|illustration: Christiane Grauert|
To take off on the old saying about the three most important things in real estate (“location, location, location”), in this case it would be that we need help with “faculty, faculty, faculty.” For all of the expert faculty identified above, what we are sorely lacking is more expert faculty. In every school and college of UB, there is a shortage of faculty. Moreover, SUNY’s research universities are smaller than other major research universities in the country.
So the ranks are thin, and faculty need to be replaced. Easier said than done, as times have certainly changed in the business of hiring faculty. These days, recruiting top scientists requires a strategic approach of cobbling together state money (always scarce), private money (scarcer after the Dow bust) and internal money (what’s that?) to create attractive recruitment packages.
Gone are the days when faculty jobs were so scarce that you went out to celebrate when a university even called you for an interview. These days it’s a seller’s market where scientists come armed with sophisticated facilities, salary and technical support requirements (and sometimes lawyers) that, if they’re any good, you can rest assured every other state is willing to give to them. And holding on to talented scientists is a constant challenge.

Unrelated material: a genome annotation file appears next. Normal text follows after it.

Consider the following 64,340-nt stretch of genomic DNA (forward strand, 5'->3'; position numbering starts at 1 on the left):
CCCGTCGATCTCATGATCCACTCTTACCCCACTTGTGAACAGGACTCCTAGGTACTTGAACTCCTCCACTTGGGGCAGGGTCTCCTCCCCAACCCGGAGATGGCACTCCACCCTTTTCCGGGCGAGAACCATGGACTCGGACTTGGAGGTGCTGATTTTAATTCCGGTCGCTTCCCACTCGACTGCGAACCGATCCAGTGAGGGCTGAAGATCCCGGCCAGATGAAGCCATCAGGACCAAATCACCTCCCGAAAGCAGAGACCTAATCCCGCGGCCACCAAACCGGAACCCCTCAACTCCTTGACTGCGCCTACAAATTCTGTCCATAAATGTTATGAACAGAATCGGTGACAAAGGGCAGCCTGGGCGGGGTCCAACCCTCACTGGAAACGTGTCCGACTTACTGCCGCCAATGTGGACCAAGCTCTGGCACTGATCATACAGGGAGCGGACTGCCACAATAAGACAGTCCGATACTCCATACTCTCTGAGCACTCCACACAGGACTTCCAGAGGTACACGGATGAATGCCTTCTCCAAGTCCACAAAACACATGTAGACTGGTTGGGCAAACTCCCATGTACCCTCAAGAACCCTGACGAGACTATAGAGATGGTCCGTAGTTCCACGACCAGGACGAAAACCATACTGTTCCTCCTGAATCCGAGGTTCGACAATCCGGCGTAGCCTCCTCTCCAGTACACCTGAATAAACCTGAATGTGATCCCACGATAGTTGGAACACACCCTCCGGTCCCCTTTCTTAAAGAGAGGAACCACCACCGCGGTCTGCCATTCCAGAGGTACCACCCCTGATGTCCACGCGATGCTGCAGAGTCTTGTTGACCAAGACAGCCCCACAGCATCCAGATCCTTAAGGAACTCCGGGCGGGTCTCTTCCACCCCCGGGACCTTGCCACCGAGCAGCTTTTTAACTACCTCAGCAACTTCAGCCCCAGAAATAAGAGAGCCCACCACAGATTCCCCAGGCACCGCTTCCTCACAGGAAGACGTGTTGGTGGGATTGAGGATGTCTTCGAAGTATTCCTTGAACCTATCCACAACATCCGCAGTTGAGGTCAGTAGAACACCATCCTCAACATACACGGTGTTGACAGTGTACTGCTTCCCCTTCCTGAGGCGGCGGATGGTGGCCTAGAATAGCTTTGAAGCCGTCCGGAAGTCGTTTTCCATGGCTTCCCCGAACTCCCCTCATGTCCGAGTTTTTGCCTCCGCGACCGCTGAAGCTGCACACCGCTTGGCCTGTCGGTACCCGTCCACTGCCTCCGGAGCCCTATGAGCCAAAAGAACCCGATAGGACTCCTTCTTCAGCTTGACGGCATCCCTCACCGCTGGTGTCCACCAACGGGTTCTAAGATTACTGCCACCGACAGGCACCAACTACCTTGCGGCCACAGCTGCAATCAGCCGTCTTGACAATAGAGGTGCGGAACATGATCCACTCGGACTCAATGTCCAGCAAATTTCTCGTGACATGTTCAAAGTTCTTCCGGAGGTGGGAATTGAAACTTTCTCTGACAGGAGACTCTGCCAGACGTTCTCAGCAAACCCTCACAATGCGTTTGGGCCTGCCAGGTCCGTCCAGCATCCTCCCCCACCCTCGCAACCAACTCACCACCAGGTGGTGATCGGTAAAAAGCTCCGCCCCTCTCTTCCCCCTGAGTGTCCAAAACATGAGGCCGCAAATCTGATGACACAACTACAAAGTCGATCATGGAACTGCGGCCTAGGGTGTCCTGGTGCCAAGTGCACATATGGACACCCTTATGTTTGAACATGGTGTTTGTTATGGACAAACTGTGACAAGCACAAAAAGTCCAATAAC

What this creates is a lengthy and expensive process of hiring and retaining talented scientists, the very scientists we need in order to swiftly develop the nation’s technical needs in this time of crisis.
Sorely needed, then, are fast, flexible (and stable) dollars from New York State to bring the best and the brightest here to UB to work as part of transdisciplinary teams to tackle these complex questions, and to avoid a brain drain of the scientists we already have.
We need teams such as cultural anthropologists, behavioral and political scientists to understand terrorist-supporting cultures and behaviors. Teams of vaccine, pharmaceutics and immunology experts to develop first-line bio-defense. And, for example, teams of linguists, computer programmers and artificial intelligence experts to develop accent recognition and speech analysis capabilities.
Real law enforcement agents need the most advanced capabilities that scientists and engineers can produce. Yes, scientists can make us safe. We just need more of them.